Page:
Grouping and Rounding Dates

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DSC01618Ever need to group dates and round them to intervals?  I had this exact need for a report on wait stats I was working on for an upcoming post.  I wanted the flexibility to be able to group a list of dates by either minute, hour, date, etc.  And then also round those dates within those intervals.  For example, round a list of dates to every 15 minutes, every 3 hours, or every 2 days.  At first thought this sounded like something that might be a little tricky to accomplish.  But as I’ll show in the examples below, this is quite easy.

Start With The First of the Month

To resolve this issue, I started by using the logic that I typically when I need to take a date and change it to the first day of a month or quarter.  The logic I use for that utilizes the DATEADD and DATEDIFF functions.  I’ll skip going into how those work since Books Online covers that pretty well. 

To find the start of a month or quarter, these functions can be used together to be compare a date and time against the value 0.  Casting 0 as datetime returns the value 1900-01-01 00:00:00.000.  Using the two functions together, use DATEDIFF to determine how many months or quarters have occurred since 1900-01-01.  And then use DATEADD to add those months or quarters to the date 1900-01-01.  Doing this will provide you with the the first day in either the month or the quarter.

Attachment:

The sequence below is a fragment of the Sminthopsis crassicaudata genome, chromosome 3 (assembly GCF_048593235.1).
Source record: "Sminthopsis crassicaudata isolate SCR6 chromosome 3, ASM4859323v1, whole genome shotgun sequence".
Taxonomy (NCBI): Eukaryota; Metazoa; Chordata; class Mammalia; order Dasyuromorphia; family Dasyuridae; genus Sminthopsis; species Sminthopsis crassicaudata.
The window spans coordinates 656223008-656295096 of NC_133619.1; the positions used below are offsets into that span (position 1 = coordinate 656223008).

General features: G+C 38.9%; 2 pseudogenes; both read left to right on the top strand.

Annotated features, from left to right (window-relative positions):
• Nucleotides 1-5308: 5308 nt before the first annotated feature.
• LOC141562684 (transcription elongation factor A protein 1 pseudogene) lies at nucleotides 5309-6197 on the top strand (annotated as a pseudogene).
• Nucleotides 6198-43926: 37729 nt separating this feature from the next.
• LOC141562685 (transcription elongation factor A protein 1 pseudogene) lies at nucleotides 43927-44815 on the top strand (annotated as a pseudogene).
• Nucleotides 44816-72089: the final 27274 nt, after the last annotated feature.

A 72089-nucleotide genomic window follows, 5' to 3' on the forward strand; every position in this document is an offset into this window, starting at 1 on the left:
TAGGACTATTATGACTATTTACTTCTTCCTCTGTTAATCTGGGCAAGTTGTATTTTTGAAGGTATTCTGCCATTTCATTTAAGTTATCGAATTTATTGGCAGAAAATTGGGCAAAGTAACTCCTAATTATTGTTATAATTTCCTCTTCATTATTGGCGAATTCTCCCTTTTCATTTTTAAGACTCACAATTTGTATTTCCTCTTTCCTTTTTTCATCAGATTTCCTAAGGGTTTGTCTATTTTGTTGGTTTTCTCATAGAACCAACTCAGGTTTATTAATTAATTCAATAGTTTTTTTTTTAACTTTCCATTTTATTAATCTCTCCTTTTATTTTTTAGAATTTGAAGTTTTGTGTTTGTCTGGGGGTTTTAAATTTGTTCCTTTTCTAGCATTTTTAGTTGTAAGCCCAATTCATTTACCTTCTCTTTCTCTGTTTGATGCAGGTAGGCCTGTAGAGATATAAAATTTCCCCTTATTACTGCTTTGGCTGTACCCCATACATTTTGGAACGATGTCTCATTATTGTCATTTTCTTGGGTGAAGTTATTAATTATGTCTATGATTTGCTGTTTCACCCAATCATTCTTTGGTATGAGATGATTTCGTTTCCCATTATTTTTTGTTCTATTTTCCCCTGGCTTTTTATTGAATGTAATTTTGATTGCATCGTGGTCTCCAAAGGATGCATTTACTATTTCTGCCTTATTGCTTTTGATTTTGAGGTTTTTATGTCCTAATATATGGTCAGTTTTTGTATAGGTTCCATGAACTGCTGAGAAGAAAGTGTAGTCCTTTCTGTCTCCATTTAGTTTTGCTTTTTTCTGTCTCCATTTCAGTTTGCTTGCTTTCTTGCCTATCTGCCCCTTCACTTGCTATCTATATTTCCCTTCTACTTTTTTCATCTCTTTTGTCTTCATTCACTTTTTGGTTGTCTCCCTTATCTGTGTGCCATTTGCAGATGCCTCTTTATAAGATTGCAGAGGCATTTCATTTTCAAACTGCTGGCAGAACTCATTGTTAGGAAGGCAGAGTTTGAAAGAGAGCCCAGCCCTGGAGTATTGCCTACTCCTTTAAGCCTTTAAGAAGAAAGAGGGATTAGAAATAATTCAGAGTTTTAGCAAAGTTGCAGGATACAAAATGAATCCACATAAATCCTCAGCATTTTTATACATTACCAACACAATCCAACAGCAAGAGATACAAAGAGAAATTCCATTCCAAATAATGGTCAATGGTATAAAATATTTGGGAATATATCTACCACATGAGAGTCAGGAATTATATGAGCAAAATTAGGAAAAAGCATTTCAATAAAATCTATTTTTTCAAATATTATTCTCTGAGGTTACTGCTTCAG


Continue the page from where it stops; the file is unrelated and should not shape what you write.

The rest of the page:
The examples below can be used to demonstrate this:


SELECT DATEADD(M, DATEDIFF(M, 0, '20100310'), 0)
GO

SELECT DATEADD(Q, DATEDIFF(Q, 0, '20100310'), 0)
GO

Returning the following results:

DateAddDateDiff

Round to the Desired Interval

Now that’s the easy part which leaves the next part, where dates and times need to be rounded not to the 1st of the month put to periods that are determined at execution time.  As I mentioned above, I need to change the logic above such that I can get dates to round to every 1 week or 2 days or 3 hours.

On the surface, this sounded a lot harder than it turned out to be.  Because if you use the % to find the remainder of division, you can easy round any date or time to any logical grouping of dates or times. 

Suppose you need to round a datetime to the nearest 4 hours.  Find the distance in hours between 1900-01-01 and the datetime in question.  Take that number and find the modulo using your rounding interval.  In this case that value is 4.  Then subtract the remainder from the distance.  And use the new distance value in the DATEADD function from 1900-01-01.  Hopefully, that didn’t lose too many people.

Rather than explain it another way, take a look at the following T-SQL statements where the datetime is rounded down to the nearest 2, 3, and 4 hour intervals.


--Round down to nearest 2 hours.
SELECT DATEADD(HH, DATEDIFF(HH, 0, '2010-03-10 03:00:00.000')-(DATEDIFF(HH, 0, '2010-03-10 03:00:00.000')%2), 0)
GO

--Round down to nearest 3 hours.
SELECT DATEADD(HH, DATEDIFF(HH, 0, '2010-03-10 03:00:00.000')-(DATEDIFF(HH, 0, '2010-03-10 03:00:00.000')%3), 0)
GO

--Round down to nearest 4 hours.
SELECT DATEADD(HH, DATEDIFF(HH, 0, '2010-03-10 03:00:00.000')-(DATEDIFF(HH, 0, '2010-03-10 03:00:00.000')%4), 0)
GO

These statements produce the following results:

DateAddDateDiff2 

As you’ll hopefully see, this is a very simple technique.  Imagine replacing the hour, day, or month date parts with a variable and then the interval to round the dates with a variable.  Doing that and the expression can be used in a stored procedure or report to group any set of dates along any set of date or time groupings.

Hope you find this as useful as I did.  And in the next couple days, I hope to have something up that uses this technique to make it even easier to use in your own code by providing fully working examples.